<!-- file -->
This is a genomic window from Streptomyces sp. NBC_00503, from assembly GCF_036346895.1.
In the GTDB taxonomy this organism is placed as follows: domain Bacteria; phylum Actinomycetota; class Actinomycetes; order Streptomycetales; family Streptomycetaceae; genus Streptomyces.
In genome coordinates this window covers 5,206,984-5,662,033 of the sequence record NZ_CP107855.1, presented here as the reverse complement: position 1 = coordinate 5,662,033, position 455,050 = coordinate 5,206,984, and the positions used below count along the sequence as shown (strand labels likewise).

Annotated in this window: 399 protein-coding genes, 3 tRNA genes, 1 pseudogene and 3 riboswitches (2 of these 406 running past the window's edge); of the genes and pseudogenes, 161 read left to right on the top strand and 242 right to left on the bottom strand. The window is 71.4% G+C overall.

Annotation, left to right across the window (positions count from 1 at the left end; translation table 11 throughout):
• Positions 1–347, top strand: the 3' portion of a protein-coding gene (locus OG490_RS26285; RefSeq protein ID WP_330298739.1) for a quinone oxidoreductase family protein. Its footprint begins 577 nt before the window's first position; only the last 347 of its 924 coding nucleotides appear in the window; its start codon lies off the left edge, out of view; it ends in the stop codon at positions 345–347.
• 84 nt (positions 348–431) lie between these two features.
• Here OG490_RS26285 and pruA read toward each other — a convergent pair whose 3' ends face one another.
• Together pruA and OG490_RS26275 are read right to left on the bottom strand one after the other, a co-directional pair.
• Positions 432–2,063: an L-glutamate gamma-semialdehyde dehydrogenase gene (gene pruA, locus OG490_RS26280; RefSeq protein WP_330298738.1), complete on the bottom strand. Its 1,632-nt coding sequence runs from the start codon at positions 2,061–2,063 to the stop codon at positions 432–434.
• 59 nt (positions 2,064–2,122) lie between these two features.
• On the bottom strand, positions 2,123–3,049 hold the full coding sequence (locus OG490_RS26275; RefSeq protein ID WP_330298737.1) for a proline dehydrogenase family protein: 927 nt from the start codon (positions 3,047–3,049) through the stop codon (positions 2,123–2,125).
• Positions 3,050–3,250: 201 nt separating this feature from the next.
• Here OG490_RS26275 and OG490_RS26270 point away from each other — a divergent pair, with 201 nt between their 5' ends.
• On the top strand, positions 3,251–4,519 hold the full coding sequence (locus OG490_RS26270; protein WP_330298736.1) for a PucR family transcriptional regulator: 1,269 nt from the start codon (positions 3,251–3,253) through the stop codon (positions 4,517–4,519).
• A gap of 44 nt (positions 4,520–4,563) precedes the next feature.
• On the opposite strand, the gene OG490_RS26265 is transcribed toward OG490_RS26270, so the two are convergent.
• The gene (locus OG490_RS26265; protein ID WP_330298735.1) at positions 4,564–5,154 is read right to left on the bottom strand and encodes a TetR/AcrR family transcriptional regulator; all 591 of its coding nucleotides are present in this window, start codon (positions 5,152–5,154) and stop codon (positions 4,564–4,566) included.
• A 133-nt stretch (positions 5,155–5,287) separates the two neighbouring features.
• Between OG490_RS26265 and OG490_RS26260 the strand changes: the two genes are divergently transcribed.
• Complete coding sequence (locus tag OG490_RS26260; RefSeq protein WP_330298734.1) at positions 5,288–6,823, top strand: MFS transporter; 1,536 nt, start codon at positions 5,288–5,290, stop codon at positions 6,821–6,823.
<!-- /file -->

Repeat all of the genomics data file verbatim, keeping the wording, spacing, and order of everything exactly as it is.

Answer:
This is a genomic window from Streptomyces sp. NBC_00503, from assembly GCF_036346895.1.
In the GTDB taxonomy this organism is placed as follows: domain Bacteria; phylum Actinomycetota; class Actinomycetes; order Streptomycetales; family Streptomycetaceae; genus Streptomyces.
In genome coordinates this window covers 5,206,984-5,662,033 of the sequence record NZ_CP107855.1, presented here as the reverse complement: position 1 = coordinate 5,662,033, position 455,050 = coordinate 5,206,984, and the positions used below count along the sequence as shown (strand labels likewise).

Annotated in this window: 399 protein-coding genes, 3 tRNA genes, 1 pseudogene and 3 riboswitches (2 of these 406 running past the window's edge); of the genes and pseudogenes, 161 read left to right on the top strand and 242 right to left on the bottom strand. The window is 71.4% G+C overall.

Annotation, left to right across the window (positions count from 1 at the left end; translation table 11 throughout):
• Positions 1–347, top strand: the 3' portion of a protein-coding gene (locus OG490_RS26285; RefSeq protein ID WP_330298739.1) for a quinone oxidoreductase family protein. Its footprint begins 577 nt before the window's first position; only the last 347 of its 924 coding nucleotides appear in the window; its start codon lies off the left edge, out of view; it ends in the stop codon at positions 345–347.
• 84 nt (positions 348–431) lie between these two features.
• Here OG490_RS26285 and pruA read toward each other — a convergent pair whose 3' ends face one another.
• Together pruA and OG490_RS26275 are read right to left on the bottom strand one after the other, a co-directional pair.
• Positions 432–2,063: an L-glutamate gamma-semialdehyde dehydrogenase gene (gene pruA, locus OG490_RS26280; RefSeq protein WP_330298738.1), complete on the bottom strand. Its 1,632-nt coding sequence runs from the start codon at positions 2,061–2,063 to the stop codon at positions 432–434.
• 59 nt (positions 2,064–2,122) lie between these two features.
• On the bottom strand, positions 2,123–3,049 hold the full coding sequence (locus OG490_RS26275; RefSeq protein ID WP_330298737.1) for a proline dehydrogenase family protein: 927 nt from the start codon (positions 3,047–3,049) through the stop codon (positions 2,123–2,125).
• Positions 3,050–3,250: 201 nt separating this feature from the next.
• Here OG490_RS26275 and OG490_RS26270 point away from each other — a divergent pair, with 201 nt between their 5' ends.
• On the top strand, positions 3,251–4,519 hold the full coding sequence (locus OG490_RS26270; protein WP_330298736.1) for a PucR family transcriptional regulator: 1,269 nt from the start codon (positions 3,251–3,253) through the stop codon (positions 4,517–4,519).
• A gap of 44 nt (positions 4,520–4,563) precedes the next feature.
• On the opposite strand, the gene OG490_RS26265 is transcribed toward OG490_RS26270, so the two are convergent.
• The gene (locus OG490_RS26265; protein ID WP_330298735.1) at positions 4,564–5,154 is read right to left on the bottom strand and encodes a TetR/AcrR family transcriptional regulator; all 591 of its coding nucleotides are present in this window, start codon (positions 5,152–5,154) and stop codon (positions 4,564–4,566) included.
• A 133-nt stretch (positions 5,155–5,287) separates the two neighbouring features.
• Between OG490_RS26265 and OG490_RS26260 the strand changes: the two genes are divergently transcribed.
• Complete coding sequence (locus tag OG490_RS26260; RefSeq protein WP_330298734.1) at positions 5,288–6,823, top strand: MFS transporter; 1,536 nt, start codon at positions 5,288–5,290, stop codon at positions 6,821–6,823.